Sunday, October 28, 2012

Messianic Judiasm Review

The next religious institution my Room Mate and I visited on our Steeple Chase was a Messianic Jewish church. The basic concept of this type of church is that Christianity should be much more Jewish than is common and the Torah (the laws of the Old Testament) should be respected - they were never abolished. So, they basically try to create a Jewish synagogue, with the exception that Jesus is acknowledged as the Messiah.

We could only find one Messianic church in our city, so we picked a day to go. Best Friend wanted to go with us, so we were three.

I didn't have too much apprehension about going to this church because I had already been schooled in Messianic thinking for some time from books I had read and from Messianic friends. I had also attended a 10-week video course called "The Jewish Roots of Christianity" by HaYesod. But I was still curious to attend for myself, to see what it looked and felt like.

We arrived right at 9 AM to a 3-building complex (they have their own day school) and entered through the main doors where we were warmly greeted. We confessed that this was our first time and was there anything we should or shouldn't do in order not to stick out like sore thumbs. We were assured that everything would be fine, and they explained a little bit about what would happen during the service.

We entered a large, modern sanctuary with a high vaulted ceiling in the middle. We made our way about half way up and sat on the edge. Soon after, a flamboyant woman came and introduced herself, asked if she could sit with us, then then sat down in between us! That was weird. Oh well, she was nice. The sanctuary was about one-third full at the start, maybe around 150 people, and grew to about 250 over the first hour. All ages were represented, mainly white. A few men were wearing yamakas and some men and women were wearing prayer shawls.

There was lots of music. A lively band kept things moving. The band included an electric violin, which gave it a "Jewish" feel. Words were displayed on two screens at the front so it was easy to sing along. There was also a lot of prayers and scripture reading, which were displayed on the screens as well.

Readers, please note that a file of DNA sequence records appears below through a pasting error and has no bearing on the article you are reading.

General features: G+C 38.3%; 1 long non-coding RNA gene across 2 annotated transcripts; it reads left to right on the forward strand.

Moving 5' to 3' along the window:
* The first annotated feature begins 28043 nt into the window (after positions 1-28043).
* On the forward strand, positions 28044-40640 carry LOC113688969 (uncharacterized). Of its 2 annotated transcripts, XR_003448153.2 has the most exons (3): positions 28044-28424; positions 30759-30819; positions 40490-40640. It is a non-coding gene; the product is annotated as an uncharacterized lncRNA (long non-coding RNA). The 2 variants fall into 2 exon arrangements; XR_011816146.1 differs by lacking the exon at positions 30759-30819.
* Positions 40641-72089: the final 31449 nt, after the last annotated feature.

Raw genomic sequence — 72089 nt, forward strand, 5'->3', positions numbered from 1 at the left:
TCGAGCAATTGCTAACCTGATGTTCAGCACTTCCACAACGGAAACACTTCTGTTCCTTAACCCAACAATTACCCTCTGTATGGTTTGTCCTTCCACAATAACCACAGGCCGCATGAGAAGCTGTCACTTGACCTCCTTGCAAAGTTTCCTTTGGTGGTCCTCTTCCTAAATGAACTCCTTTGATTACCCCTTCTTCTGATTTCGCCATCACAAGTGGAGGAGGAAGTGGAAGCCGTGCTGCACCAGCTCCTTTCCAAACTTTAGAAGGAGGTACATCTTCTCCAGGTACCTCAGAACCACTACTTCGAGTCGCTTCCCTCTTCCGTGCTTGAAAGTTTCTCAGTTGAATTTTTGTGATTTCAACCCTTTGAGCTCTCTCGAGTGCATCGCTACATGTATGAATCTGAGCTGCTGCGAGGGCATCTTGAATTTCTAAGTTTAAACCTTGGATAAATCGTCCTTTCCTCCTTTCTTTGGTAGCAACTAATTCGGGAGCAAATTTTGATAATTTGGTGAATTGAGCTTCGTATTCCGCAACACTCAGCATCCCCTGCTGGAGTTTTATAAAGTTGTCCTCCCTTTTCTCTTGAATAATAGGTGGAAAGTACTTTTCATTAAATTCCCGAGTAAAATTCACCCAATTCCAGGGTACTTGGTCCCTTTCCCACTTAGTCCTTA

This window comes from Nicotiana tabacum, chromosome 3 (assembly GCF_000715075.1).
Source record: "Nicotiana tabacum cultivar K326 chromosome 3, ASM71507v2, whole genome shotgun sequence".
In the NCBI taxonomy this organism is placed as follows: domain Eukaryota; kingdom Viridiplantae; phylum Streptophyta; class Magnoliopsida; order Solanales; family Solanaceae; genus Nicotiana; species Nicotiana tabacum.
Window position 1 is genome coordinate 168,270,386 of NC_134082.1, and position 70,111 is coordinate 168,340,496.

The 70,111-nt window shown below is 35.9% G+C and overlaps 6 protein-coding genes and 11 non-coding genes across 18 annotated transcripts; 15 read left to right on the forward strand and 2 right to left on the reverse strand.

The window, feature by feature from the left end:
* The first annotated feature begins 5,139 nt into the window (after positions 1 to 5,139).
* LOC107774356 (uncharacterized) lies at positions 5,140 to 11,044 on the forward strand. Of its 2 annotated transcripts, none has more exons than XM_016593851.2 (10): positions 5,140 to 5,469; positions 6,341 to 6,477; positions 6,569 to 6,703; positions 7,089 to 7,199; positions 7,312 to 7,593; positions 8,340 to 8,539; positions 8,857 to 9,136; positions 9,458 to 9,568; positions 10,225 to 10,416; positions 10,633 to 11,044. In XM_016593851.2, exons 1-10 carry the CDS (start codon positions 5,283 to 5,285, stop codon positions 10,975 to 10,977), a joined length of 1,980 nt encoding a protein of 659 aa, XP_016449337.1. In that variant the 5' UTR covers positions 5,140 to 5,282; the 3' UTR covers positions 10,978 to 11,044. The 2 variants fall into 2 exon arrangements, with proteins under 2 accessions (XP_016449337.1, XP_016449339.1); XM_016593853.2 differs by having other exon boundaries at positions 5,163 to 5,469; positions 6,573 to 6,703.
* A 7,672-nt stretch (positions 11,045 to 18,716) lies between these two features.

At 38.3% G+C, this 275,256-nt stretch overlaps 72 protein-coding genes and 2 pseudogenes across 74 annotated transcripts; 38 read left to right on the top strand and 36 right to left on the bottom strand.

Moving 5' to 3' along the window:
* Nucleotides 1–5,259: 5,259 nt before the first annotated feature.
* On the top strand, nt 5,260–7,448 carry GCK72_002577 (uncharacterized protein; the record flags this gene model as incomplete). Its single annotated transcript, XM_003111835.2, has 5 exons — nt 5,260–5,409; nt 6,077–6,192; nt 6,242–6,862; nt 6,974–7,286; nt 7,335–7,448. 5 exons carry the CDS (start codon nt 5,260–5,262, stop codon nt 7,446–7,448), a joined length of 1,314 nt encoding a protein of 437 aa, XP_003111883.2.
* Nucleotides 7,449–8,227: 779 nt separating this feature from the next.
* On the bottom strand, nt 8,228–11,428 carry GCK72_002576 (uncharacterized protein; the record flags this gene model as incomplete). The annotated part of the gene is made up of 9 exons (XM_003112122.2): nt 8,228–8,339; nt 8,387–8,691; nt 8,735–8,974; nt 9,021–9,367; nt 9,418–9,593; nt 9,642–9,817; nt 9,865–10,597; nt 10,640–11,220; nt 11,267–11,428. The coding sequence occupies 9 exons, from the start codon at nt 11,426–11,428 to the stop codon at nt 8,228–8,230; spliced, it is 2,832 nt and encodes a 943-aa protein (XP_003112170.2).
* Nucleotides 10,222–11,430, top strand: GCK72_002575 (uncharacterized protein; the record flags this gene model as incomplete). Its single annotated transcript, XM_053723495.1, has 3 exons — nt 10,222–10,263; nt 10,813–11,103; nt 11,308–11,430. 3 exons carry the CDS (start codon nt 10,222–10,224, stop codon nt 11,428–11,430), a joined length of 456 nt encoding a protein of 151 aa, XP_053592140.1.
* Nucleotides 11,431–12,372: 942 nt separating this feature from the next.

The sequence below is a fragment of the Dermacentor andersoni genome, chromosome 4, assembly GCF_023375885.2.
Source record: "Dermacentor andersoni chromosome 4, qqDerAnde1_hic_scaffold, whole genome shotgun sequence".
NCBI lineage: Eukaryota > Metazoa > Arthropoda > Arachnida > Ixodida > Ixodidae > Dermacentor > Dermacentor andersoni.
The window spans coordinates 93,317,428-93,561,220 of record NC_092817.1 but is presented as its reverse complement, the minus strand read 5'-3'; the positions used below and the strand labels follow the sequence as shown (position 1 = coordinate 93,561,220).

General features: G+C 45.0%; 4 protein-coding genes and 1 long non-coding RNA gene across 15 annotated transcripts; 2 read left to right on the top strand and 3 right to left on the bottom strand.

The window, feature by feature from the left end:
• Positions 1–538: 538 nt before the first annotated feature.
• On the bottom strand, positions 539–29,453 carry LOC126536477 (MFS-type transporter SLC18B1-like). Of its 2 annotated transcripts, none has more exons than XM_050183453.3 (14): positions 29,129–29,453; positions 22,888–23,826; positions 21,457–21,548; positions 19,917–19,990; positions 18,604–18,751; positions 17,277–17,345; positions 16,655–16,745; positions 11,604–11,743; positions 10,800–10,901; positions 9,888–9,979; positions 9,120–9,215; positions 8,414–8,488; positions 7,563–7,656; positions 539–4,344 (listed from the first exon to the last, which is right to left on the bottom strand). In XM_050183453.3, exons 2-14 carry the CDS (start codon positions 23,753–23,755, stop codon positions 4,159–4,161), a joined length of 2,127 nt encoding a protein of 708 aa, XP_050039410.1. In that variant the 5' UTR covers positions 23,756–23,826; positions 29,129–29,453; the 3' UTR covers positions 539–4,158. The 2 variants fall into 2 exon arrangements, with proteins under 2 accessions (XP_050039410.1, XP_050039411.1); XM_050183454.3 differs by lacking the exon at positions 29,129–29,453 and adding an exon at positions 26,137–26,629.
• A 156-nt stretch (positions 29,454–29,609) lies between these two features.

One of the interesting things about the singing, scriptures, and prayers was that sometimes they were in English and sometimes in Hebrew, a balance of both. The Hebrew pronunciation was always spelled out in English which was fairly easy to read or sing along with.

Another cool thing was dancing. Much of the music had a Jewish feel to it, as I mentioned, and the young ladies would go to the front corner of the sanctuary and form a dance circle. It was really fun to watch, and was not suggestive in any way. Once in a while an older man or woman would join them. It added to the sense of life and joy which permeated the whole service.

A high point of the service was when they brought the Torah scroll out of its shrine at the front and paraded it around the sanctuary. In-Between-Lady explained to us that "the Torah is the foundation of all scripture." As the Torah passed by we touched it with our Bible (or something else, like a scarf), and then kissed our Bible. This was a way to show reverence to the Torah.

At another point in the service all the congregation was invited to come stand under a makeshift tent in the front, symbolizing the tabernacle, and the Pastor prayed a blessing over us.

The sermon was thoughtful and had a lot of scripture teaching; but it was long... 45 minutes, bringing the whole service to a conclusion at 11:30.  With the total length of the service at 2 1/2 hours I and Room Mate each got up once to go to the bathroom and stretch our legs, and I stood in back for awhile.

After the service In-Between-Lady talked our ears off for about 15 minutes until I finally said I had to leave to get ready for work. (It wasn't true, but I was literally starving, not having eaten anything yet that day!)

Upon reflection, I would recommend this church to any Christian who wanted to consider taking the Torah seriously in their life; or to any Jew who wanted a church that felt familiar, and yet was open to looking at the Jesus-as-Messiah proposition. It appeared to be a good, solid, well-run, joyful and alive church.


  1. My husband and I went to one of those. The teaching was fabulous. The congregation was made of a bunch of odd-balls though.